Gibbons also appeared on Nickelback's album All the Right Reasons on the songs "Follow You Home," "Fight for All the Wrong Reasons" and "Rockstar."

Gibbons performed with country legend Hank Williams's grandson Hank Williams III on the song "Trashville," from his album Lovesick, Broke and Driftin'.

Gibbons collaborated with legendary guitarist Les Paul with his Les Paul & Friends American Made, World Played track "Bad Case of Loving You." Gibbons also performed guitar with John Mayall & Friends' track "Put It Right Back" from the album Along for the Ride.

Gibbons was the first artist to appear on stage at Cleveland's State theater in November 2008 at the American Music Master Tribute to Les Paul, honoring the guitar and recording innovator, who died a few months later.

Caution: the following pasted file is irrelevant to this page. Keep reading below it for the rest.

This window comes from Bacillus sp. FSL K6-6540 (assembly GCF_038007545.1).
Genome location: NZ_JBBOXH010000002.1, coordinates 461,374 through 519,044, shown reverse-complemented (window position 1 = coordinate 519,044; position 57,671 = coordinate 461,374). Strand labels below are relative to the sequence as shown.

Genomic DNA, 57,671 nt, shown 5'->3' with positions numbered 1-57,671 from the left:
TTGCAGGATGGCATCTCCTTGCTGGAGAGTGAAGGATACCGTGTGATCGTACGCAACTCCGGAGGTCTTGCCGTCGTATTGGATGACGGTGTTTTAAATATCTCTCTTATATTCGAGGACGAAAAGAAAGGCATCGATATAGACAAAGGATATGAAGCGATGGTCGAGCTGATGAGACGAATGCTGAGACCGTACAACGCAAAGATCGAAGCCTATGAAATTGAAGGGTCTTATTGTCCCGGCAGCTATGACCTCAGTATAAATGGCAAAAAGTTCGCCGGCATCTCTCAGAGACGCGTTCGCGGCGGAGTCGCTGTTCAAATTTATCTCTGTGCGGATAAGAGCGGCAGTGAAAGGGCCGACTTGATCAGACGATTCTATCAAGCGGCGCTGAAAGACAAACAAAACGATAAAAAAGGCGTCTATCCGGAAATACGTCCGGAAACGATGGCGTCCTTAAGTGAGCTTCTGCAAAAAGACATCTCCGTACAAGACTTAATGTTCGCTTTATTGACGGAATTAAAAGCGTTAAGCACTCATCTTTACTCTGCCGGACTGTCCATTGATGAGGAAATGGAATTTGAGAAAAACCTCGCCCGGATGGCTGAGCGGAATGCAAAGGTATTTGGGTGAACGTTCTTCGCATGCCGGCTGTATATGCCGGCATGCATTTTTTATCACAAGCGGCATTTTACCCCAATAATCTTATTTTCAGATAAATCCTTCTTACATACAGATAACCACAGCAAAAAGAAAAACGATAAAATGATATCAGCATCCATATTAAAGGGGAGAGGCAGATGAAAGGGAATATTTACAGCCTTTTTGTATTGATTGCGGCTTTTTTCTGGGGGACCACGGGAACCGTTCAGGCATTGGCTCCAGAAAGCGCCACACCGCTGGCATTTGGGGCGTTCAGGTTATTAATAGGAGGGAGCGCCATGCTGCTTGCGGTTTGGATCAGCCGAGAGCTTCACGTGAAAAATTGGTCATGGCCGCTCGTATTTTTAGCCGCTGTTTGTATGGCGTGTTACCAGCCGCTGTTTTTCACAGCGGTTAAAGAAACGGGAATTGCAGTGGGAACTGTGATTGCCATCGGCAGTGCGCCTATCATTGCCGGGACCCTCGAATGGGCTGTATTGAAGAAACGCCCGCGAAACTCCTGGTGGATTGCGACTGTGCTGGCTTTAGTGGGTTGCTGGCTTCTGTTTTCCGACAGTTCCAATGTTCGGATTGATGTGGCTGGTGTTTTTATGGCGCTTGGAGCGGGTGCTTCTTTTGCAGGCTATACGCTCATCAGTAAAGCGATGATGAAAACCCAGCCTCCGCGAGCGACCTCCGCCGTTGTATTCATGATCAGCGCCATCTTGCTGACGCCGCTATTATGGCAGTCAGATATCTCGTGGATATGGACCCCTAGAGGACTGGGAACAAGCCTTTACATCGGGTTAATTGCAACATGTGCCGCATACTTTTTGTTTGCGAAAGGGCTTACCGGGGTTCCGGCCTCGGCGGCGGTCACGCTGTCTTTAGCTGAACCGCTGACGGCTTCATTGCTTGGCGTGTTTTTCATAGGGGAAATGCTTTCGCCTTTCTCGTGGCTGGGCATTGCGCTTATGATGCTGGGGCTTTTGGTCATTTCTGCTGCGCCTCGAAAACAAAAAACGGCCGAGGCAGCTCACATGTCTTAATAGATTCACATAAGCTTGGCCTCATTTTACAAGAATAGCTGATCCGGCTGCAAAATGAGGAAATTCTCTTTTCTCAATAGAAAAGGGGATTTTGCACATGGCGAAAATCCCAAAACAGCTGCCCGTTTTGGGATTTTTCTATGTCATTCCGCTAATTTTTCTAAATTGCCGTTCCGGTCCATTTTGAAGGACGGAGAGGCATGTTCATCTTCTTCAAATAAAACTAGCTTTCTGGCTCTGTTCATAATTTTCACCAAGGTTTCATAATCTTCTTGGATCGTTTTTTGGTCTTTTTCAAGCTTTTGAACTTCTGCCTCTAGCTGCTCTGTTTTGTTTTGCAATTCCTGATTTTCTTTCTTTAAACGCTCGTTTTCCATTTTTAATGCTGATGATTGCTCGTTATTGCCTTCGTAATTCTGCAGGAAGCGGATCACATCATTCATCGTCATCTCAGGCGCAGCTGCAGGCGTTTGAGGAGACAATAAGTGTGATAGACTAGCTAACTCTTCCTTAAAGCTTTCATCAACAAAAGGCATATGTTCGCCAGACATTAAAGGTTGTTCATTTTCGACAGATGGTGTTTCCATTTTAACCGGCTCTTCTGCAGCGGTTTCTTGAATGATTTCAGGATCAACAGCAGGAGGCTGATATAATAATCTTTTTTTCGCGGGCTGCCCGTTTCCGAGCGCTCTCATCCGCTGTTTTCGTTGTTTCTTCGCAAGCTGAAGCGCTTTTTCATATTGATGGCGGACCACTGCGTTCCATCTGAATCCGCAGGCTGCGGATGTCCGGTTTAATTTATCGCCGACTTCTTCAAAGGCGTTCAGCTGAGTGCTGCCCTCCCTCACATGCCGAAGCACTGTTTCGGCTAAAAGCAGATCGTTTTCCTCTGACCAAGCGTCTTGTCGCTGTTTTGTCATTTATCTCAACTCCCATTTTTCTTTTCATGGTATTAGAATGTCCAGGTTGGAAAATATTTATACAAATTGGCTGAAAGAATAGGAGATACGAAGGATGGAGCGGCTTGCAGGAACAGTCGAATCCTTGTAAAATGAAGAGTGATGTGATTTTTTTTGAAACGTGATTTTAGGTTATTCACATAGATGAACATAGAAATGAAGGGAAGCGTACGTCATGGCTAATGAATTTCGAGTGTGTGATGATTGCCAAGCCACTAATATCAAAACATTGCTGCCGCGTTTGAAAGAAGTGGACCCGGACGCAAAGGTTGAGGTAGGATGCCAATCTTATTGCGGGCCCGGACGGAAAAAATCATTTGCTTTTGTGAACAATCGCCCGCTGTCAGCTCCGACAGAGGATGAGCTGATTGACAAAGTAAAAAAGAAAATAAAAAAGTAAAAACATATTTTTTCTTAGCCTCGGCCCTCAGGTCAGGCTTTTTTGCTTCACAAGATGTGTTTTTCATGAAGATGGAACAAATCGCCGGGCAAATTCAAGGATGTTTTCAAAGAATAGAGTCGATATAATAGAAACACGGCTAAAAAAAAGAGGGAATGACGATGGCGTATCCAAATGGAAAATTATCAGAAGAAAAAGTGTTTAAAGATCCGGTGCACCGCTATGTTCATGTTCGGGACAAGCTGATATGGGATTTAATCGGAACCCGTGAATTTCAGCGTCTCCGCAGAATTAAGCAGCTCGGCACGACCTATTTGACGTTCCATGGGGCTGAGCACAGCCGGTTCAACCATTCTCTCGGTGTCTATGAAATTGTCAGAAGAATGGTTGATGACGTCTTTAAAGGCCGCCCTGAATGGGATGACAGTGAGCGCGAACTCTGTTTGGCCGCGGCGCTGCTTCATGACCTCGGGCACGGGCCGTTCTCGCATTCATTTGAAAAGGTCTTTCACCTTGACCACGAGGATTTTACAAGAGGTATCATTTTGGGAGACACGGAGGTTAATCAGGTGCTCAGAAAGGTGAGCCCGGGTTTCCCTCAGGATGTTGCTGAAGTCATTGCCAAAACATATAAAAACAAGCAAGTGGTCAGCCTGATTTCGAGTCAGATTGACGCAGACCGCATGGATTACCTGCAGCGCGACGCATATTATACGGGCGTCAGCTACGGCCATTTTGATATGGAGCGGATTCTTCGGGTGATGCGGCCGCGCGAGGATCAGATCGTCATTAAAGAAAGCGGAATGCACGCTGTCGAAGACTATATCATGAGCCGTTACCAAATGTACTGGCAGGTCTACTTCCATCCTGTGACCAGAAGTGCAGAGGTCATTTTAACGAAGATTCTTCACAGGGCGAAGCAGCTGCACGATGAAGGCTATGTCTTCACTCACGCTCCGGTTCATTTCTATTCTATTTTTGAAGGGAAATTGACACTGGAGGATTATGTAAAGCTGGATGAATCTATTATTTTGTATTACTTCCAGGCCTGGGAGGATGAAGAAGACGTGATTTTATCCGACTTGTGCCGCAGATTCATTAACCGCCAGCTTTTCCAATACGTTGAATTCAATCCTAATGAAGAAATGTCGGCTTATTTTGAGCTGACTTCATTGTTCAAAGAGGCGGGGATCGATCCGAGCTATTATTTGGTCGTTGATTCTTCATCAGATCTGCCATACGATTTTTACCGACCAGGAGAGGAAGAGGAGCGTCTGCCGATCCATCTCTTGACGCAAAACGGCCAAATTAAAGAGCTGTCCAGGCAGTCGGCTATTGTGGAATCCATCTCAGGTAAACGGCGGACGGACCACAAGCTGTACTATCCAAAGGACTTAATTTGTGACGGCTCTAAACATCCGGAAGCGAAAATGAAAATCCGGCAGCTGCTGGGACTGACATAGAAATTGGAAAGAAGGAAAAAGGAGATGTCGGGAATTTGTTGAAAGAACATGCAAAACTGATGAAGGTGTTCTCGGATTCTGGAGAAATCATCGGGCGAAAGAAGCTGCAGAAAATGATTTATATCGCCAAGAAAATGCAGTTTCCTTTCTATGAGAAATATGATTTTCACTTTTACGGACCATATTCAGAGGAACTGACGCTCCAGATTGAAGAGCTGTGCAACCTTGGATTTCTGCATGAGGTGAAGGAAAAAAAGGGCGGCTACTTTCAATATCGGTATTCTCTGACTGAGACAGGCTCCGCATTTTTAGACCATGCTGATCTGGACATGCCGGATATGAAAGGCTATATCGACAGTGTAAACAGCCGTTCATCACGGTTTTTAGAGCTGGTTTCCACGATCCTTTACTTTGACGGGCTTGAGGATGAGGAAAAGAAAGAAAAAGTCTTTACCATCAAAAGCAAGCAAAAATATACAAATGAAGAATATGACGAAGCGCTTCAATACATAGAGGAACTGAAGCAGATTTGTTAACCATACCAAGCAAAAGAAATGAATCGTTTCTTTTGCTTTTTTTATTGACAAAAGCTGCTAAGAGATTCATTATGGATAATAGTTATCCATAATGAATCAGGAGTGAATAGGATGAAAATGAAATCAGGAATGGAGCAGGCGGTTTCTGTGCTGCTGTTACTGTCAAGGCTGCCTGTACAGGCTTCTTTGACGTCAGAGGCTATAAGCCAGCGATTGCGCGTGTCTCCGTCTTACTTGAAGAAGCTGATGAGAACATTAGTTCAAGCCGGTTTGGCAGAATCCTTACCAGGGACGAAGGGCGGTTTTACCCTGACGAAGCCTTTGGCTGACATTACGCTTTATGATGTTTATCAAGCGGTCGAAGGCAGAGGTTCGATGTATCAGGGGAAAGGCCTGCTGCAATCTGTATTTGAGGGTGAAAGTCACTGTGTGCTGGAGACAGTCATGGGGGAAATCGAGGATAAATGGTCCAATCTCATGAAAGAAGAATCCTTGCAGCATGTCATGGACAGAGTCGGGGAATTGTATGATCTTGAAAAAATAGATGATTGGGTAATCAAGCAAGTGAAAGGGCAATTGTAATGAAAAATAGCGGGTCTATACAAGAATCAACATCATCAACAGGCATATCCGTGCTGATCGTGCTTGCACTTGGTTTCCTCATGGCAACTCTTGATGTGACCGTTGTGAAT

Gibbons was also a guest vocalist on Kid Rock's "Hillbilly Stomp" from the album Kid Rock.

Gibbons was also the guitarist during singer Luis Fonsi's presentation at the 7th Latin Grammy awards held in Madison Square Garden, New York, on November 2, 2006. Lately Gibbons also sang background vocals on former Van Halen frontman Sammy Hagar's 2008 CD Cosmic Universal Fashion during the song "Switch on the Light."

Gibbons collaborated with Ronnie Dunn, of Brooks & Dunn fame, for Ronnie's first solo work, playing guitar and singing along on the song, "Honky Tonk Stomp".

He played guitar on "Broke Down On the Brazos", the opening track of Gov't Mule's 2009 album By a Thread.

Gibbons played guitar on "Run Rudolph Run", the third track of We Wish you a Metal Xmas and a Headbanging New Year compilation.